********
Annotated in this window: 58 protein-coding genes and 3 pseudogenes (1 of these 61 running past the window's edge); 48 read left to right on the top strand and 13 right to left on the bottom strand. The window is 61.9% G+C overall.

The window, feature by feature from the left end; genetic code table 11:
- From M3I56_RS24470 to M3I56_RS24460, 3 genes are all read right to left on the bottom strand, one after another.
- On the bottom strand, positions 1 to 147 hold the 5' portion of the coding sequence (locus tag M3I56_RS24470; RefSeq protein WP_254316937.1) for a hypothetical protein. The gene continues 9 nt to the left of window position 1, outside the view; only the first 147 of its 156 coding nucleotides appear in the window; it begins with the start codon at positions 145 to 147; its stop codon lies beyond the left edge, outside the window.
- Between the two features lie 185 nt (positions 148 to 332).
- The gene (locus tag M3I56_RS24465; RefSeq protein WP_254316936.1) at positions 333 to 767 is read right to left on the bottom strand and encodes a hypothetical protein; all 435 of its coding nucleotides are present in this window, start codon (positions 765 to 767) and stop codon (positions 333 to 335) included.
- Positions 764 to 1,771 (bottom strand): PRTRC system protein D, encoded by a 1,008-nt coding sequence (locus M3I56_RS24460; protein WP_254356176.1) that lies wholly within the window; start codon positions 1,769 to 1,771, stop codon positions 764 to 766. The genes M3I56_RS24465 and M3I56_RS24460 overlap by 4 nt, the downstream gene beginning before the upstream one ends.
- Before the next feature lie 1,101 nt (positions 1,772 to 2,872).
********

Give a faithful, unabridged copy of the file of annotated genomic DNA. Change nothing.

Annotated in this window: 58 protein-coding genes and 3 pseudogenes (1 of these 61 running past the window's edge); 48 read left to right on the top strand and 13 right to left on the bottom strand. The window is 61.9% G+C overall.

The window, feature by feature from the left end; genetic code table 11:
- From M3I56_RS24470 to M3I56_RS24460, 3 genes are all read right to left on the bottom strand, one after another.
- On the bottom strand, positions 1 to 147 hold the 5' portion of the coding sequence (locus tag M3I56_RS24470; RefSeq protein WP_254316937.1) for a hypothetical protein. The gene continues 9 nt to the left of window position 1, outside the view; only the first 147 of its 156 coding nucleotides appear in the window; it begins with the start codon at positions 145 to 147; its stop codon lies beyond the left edge, outside the window.
- Between the two features lie 185 nt (positions 148 to 332).
- The gene (locus tag M3I56_RS24465; RefSeq protein WP_254316936.1) at positions 333 to 767 is read right to left on the bottom strand and encodes a hypothetical protein; all 435 of its coding nucleotides are present in this window, start codon (positions 765 to 767) and stop codon (positions 333 to 335) included.
- Positions 764 to 1,771 (bottom strand): PRTRC system protein D, encoded by a 1,008-nt coding sequence (locus M3I56_RS24460; protein WP_254356176.1) that lies wholly within the window; start codon positions 1,769 to 1,771, stop codon positions 764 to 766. The genes M3I56_RS24465 and M3I56_RS24460 overlap by 4 nt, the downstream gene beginning before the upstream one ends.
- Before the next feature lie 1,101 nt (positions 1,772 to 2,872).